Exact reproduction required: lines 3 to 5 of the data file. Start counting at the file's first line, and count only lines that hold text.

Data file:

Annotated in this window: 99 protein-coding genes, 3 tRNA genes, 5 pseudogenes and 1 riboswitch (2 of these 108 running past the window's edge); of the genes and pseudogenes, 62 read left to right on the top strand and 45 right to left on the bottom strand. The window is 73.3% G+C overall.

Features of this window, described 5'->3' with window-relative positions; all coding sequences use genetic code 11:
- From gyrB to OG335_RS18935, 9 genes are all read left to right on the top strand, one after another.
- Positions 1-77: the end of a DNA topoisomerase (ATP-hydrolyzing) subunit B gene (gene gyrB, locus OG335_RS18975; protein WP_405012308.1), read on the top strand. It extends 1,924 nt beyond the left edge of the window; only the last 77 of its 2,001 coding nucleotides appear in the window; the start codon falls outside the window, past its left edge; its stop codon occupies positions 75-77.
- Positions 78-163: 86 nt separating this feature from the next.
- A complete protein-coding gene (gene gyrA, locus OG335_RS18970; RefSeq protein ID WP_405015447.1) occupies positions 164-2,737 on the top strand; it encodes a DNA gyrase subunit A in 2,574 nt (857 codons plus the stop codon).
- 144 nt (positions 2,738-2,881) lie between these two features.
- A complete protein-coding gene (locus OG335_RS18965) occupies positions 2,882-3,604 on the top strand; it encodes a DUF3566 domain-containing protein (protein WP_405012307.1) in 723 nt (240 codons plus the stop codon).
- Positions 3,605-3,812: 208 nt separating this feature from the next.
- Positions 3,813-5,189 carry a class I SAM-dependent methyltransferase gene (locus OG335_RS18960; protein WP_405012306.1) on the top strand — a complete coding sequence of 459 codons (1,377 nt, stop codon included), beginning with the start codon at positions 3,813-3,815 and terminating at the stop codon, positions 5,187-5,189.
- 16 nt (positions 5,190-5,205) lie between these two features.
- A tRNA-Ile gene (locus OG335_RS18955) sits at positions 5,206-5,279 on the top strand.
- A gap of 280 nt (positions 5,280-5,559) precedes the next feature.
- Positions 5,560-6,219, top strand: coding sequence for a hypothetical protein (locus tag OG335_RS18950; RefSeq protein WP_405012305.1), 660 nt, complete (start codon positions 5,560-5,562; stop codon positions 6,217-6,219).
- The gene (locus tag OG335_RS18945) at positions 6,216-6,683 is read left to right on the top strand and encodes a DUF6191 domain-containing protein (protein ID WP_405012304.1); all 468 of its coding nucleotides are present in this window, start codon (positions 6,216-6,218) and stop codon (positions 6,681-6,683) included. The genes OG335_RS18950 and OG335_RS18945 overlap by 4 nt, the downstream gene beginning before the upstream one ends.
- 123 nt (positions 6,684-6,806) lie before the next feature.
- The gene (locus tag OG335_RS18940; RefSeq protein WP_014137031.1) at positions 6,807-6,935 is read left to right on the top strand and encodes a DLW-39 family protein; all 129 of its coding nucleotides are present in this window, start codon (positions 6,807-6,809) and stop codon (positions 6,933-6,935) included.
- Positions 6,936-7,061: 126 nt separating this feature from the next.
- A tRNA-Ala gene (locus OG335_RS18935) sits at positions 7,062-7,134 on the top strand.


- From gyrB to OG335_RS18935, 9 genes are all read left to right on the top strand, one after another.
- Positions 1-77: the end of a DNA topoisomerase (ATP-hydrolyzing) subunit B gene (gene gyrB, locus OG335_RS18975; protein WP_405012308.1), read on the top strand. It extends 1,924 nt beyond the left edge of the window; only the last 77 of its 2,001 coding nucleotides appear in the window; the start codon falls outside the window, past its left edge; its stop codon occupies positions 75-77.
- Positions 78-163: 86 nt separating this feature from the next.